October 10, 2012 at 5:12 pm |
  11. Former Taiwanese Worker

    I used to work in Taiwan, but now I'm off for a Master's in Germany. One could consider it as a 2 year vacation to recover from 14-hour workdays.
    For both of my former jobs never stated the amount of hours we had to work. They never mentioned what compensation we would receive for working overtime. To the employers, how long their employees worked was not a problem. However, when negotiating the contract, it was often stated that one must fulfill the "duties" and "responsibilities". If you're efficient, then you get to go home early, and if you're not, you have to stay a bit later. However, here's the catch-there is no limit to duties and responsibilities. Once you sign your contract for slavery, you get endless tasks that are all part of your responsibility. And never mind getting a decent salary or raise. Sometimes asking for respect isn't an option.
    But where would I choose to work after I finish my studies? Still Taiwan. Regardless of the pessimistic labor situation, there's still no place like home.

    October 11, 2012 at 1:51 am |
  12. Anonymous

    In my former company in Taiwan, the working hour is one of the performance indexes of KPI.

    That is so funny and unbelievable !!

    October 11, 2012 at 3:23 am |
  13. Matt

    if you're overwork for extra money, no one will say anything about it, but the true is "we" work for none, spending so many hours at OT with very low salary/unbelievable overloading , we deserve it or what!? and don't know why the Taiwanese ppl couldn't come out n fight for their right?????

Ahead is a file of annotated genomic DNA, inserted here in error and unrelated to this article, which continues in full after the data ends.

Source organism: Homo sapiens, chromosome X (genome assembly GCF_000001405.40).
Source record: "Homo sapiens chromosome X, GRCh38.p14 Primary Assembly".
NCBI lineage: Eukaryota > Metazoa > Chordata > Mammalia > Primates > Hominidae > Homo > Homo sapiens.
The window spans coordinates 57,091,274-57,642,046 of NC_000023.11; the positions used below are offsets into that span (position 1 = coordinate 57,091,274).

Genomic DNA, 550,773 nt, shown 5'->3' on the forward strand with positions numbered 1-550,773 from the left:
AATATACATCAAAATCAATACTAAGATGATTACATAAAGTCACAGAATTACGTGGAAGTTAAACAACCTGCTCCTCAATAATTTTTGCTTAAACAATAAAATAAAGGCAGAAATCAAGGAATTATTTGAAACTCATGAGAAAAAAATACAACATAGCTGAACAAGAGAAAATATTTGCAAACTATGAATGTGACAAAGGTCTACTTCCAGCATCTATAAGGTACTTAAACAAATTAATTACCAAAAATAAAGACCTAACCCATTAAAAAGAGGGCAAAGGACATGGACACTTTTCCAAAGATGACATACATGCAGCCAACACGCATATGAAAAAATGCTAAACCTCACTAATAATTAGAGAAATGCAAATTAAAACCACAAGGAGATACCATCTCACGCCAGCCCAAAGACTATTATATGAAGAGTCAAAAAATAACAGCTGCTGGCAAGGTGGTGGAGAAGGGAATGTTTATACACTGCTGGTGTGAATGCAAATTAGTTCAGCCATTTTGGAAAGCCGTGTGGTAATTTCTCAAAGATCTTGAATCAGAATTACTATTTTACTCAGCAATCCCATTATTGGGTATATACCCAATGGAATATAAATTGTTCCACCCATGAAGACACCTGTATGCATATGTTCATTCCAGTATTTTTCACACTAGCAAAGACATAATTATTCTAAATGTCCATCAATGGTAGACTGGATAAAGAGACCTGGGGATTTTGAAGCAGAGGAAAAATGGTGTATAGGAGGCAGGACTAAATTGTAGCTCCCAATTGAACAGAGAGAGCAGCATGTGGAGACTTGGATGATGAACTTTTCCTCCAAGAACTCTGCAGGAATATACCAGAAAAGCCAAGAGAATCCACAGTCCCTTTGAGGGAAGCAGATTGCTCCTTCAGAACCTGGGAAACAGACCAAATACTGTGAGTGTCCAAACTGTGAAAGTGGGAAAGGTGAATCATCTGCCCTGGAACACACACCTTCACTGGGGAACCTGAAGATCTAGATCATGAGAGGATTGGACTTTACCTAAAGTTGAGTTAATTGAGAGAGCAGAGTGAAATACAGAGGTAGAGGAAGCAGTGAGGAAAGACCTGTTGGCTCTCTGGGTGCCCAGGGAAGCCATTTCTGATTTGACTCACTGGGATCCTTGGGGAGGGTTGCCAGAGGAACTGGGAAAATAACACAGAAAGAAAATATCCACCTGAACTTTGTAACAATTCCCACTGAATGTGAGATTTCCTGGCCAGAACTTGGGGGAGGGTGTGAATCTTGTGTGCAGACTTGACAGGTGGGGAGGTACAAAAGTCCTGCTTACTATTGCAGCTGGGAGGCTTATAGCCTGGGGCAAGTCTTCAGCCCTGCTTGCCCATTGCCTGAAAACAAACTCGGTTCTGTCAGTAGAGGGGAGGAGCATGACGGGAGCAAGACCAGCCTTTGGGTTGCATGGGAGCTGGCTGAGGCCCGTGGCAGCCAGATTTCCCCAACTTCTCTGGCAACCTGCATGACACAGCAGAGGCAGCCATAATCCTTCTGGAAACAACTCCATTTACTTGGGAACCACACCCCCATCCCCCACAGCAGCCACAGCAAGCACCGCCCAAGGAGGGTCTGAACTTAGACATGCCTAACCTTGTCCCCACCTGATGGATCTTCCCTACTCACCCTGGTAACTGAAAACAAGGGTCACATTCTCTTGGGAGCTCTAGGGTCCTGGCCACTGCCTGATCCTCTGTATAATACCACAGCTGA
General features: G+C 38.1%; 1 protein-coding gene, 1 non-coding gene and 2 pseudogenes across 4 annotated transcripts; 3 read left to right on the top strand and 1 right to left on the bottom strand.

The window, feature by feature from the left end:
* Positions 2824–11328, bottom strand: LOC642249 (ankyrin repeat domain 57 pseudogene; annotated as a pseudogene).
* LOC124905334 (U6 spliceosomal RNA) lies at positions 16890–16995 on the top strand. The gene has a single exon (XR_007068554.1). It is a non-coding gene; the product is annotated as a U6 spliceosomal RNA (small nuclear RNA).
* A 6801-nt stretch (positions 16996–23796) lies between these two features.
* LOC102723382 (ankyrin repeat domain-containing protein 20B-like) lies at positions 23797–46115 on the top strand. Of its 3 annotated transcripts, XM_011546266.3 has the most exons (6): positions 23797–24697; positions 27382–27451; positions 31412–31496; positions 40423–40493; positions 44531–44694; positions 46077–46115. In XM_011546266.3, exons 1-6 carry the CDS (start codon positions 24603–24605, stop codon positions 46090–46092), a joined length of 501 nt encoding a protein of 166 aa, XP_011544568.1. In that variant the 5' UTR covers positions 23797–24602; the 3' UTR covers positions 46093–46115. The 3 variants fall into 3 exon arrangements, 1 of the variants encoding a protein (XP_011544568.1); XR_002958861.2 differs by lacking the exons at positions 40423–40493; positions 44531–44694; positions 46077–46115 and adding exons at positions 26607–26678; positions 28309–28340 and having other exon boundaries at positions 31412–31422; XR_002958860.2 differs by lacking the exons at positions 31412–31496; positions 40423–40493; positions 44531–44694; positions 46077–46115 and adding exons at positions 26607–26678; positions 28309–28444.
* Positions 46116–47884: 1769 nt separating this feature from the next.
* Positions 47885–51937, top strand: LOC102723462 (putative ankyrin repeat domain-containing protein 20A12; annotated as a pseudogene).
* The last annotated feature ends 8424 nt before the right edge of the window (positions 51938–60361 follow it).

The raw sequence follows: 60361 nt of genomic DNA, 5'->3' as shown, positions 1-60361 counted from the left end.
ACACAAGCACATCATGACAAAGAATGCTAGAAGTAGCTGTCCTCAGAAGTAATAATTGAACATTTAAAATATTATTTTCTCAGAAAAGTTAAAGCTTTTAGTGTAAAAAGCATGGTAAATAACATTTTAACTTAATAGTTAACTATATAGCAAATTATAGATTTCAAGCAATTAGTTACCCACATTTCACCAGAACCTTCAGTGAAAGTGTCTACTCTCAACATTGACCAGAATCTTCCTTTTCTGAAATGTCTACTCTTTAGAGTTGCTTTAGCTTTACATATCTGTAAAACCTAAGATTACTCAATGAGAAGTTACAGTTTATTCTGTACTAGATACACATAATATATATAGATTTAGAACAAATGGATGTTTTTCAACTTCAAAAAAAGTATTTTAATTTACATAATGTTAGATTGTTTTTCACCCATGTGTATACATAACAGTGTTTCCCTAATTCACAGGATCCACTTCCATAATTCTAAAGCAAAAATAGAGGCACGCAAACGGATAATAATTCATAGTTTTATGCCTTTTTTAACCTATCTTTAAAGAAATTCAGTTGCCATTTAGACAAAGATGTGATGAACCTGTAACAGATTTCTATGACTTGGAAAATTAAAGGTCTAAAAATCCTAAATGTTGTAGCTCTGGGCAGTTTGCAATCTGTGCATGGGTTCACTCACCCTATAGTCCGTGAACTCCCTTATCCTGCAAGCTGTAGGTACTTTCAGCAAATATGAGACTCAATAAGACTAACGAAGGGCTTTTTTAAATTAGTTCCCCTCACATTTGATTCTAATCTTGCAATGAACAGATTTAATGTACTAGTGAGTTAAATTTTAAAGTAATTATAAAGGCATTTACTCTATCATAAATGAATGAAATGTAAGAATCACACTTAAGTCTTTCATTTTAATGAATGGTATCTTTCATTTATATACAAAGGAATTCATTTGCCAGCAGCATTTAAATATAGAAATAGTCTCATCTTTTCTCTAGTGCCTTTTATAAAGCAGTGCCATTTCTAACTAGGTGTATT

October 11, 2012 at 4:05 am |
  14. Anonymous

    This is very true. Furthermore Taiwanese who are "salary-based" have no right to claim OVERTIME.

    October 11, 2012 at 6:24 am |
  15. Expat in Taiwan

    I have worked for Taiwan owned companies and International companies in Taiwan both are the same. 14-18 hour days, excpet for upper management IE: Country GM. The global teams or US management just turn a blind eye just like the goverment.

    October 11, 2012 at 8:04 am |
  16. Haschel

    More outrageous thing is Taiwan government punishes jobless with amerce called " 國民年金 "

    October 11, 2012 at 1:44 pm |
  17. Roger Schrumer

    Well, after living in Taiwan for over 5 years I can say that cultural factors are deeply related to this situation. I hope you Taiwanese labor force understand that trying to "NOT LOSE FACE" won't make you get fired, instead it is making more and more people get sick. These are some common questions surrounding my coworkers: What will my other coworkers think if i leave the office at 6pm? Should I buy expensive candies to my boss to compensate my behavior? I don't wanna be called free rider, BS!! health comes first! as much as the good benefits of working in Taiwan are,

    October 11, 2012 at 2:31 pm |
  18. showme

    此項報導,不該引用郭先生的案例,郭先生所述並非事實,必須請CNN調查清楚,在做相關報導.

    October 12, 2012 at 6:06 am |
  19. sighz

    these comments make me greatly re-consider my motif to go work and contribute in taiwan. sighz...maybe better for me to develop elsewhere. wonder if i can get a salary-based job as a foreign expat...

    showme, shut the fap up. even if you say mr. guo's story isn't true, there are hundreds more stories just like mr. guo's! i have friends in taiwan who often share similar stories as mr. guo's or stories such as the people in the comments section. so, you're probably just someone in mr. guo's former company trying to cover-up what not.

    newayz, taiwan is overrun by corruption in the government. it seems te taiwanese laborers truly have no say nor any laborer rights and the government truly turns a blind eye to its own citizens. want to know why taiwan's birthrate is diminishing? this is probably one of the many factors!

    October 24, 2012 at 5:22 pm |
  20. barry

    We need to work for our lives ,but we should never forget our health is more important than everything

    November 20, 2012 at 12:56 am |